A Penn State professor is researching the trickle-down effects that melting tropical glaciers have on food security and biodiversity, and what regional communities, like Cusco and Huaraz in Peru, can do about it.
Karl Zimmerer, professor of geography, conducts research focused on the impacts of climate change on glaciers and in tropical mountains, and how this affects agrobiodiversity and food security in communities.
Agrobiodiversity is the biological diversity of domesticated crops and animals within an ecosystem, as well as the cultural landscapes and human-environmental interactions of a particular region.
Zimmerer develops and tests models of these human-environment interactions of agrobiodiversity that he and his collaborators then apply to climate change challenges, as well as to the adaptation and resilience of sustainable food systems.
Zimmerer conducts most of his research as director of the Geographic Syntheses for Social-Ecological Sustainability (GeoSyntheSES) Laboratory at Penn State, and he also completed research in Peru during his recent sabbatical.
“Working with my students and collaborators, I primarily focus on figuring out how to conserve agrobiodiversity in the world while making it more sustainable for the people that grow these foods and can reap the nutritional and health benefits,” said Zimmerer.
Agrobiodiversity and food security are increasingly crucial topics as glaciers melt in tropical locations like Peru, Bolivia, Colombia, and other countries in western and northern South America. Scientists consider at least three-quarters of the more than 25 million people in this region to be highly vulnerable to climate change.
“Tropical glaciers of South America are fragile systems that are responding to rising air temperatures and the warming of ocean currents with increased melting,” said Zimmerer.
As tropical glaciers melt, runoff increases. As a result, the amount of stored water in these areas decreases, which has critical impacts on communities that rely on runoff for irrigation during the different seasons.
In the Andes Mountains in Peru, farmers are forced to combat the effects that climate change has on their access to water while ensuring that their families can eat. Increasing challenges, such as seasonal water deficits and major droughts, often result in worsened food security.
“Poverty leads many of these Andean farmers to sell either their seed or the nutritious food that they grow to make some money,” Zimmerer said.
International conference on climate change
During his sabbatical, Zimmerer reported on his research while delivering the keynote at an international conference in August 2016 titled “International Forum on Mountain Glaciers and Ecosystems,” which focused on climate change impacts in tropical regions. More than 1,500 people attended the conference, which included leading international experts in the geosciences and the social sciences.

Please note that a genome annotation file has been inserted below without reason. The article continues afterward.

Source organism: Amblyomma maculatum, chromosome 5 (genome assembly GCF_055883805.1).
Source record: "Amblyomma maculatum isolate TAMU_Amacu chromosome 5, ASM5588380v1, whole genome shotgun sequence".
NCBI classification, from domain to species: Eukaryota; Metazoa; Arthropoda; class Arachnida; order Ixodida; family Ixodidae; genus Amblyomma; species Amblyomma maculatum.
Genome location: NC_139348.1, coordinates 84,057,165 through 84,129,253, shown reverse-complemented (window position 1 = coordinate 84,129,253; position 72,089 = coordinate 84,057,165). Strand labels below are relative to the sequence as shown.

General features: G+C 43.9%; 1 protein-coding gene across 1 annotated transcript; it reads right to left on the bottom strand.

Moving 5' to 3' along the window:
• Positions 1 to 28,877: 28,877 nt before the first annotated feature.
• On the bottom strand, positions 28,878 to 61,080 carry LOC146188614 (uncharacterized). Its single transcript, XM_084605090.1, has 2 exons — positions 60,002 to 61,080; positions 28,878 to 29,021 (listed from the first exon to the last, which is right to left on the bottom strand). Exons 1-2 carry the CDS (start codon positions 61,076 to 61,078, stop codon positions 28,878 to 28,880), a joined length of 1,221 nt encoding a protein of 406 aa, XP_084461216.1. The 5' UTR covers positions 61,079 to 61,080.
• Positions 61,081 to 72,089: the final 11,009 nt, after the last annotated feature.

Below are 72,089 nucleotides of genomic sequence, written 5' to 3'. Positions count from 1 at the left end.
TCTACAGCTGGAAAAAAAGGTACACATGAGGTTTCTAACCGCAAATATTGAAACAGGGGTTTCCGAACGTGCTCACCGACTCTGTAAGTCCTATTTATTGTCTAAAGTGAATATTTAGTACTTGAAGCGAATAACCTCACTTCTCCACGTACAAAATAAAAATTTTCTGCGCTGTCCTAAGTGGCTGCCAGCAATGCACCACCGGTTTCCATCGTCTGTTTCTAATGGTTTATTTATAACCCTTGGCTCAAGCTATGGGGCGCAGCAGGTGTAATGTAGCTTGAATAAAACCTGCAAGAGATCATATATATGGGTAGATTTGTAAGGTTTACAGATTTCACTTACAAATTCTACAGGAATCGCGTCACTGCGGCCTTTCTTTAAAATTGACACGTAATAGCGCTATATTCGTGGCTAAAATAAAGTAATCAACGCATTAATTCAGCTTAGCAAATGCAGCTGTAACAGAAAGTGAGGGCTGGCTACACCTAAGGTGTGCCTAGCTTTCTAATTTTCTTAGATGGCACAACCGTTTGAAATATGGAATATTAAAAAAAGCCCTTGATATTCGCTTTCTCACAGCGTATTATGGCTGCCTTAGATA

As part of his research, Zimmerer discussed innovative cellphone technology that could link farmers together to share information about the availability of seed, which could prevent food shortages.
“Connecting people on a regional level could help to share resources more quickly,” he said. “This is critical, as the need for food increases in communities like those in Peru, which threatens the sustainability of agrobiodiversity.”
In addition, Zimmerer discussed the migration of farmers and the effects that this has on agrobiodiversity.
“Part-time farming has profound effects on the sustainability of agrobiodiversity in particular human-environmental systems,” he said. “We’re often finding that migrant workers continue to care more about sustaining their supply of foods and so they use more of their money from migration toward farming in these areas.”
Addressing global climate change and agrobiodiversity through international partnerships
Zimmerer also shared his agrobiodiversity research through an interview in Lima, Peru, with Modesto Montoya, one of Peru’s well-known physicists and host of the radio and internet program, “Encounters with Science and Engineering.” Montoya interviewed Zimmerer along with his son, Eric, a sophomore studying chemical engineering at Penn State, in July 2016.
In addition to discussing the research he presented during the conference, Zimmerer and his son talked with Montoya about their plans to further connect Penn State with Peruvian universities to address climate and agrobiodiversity challenges.
“I hope to continue to connect more communities through our research so that we can make agrobiodiversity as efficient as possible by blending the new and old practices in land use and food systems,” said Zimmerer. “This work is vital to humanity’s sustainable food future.”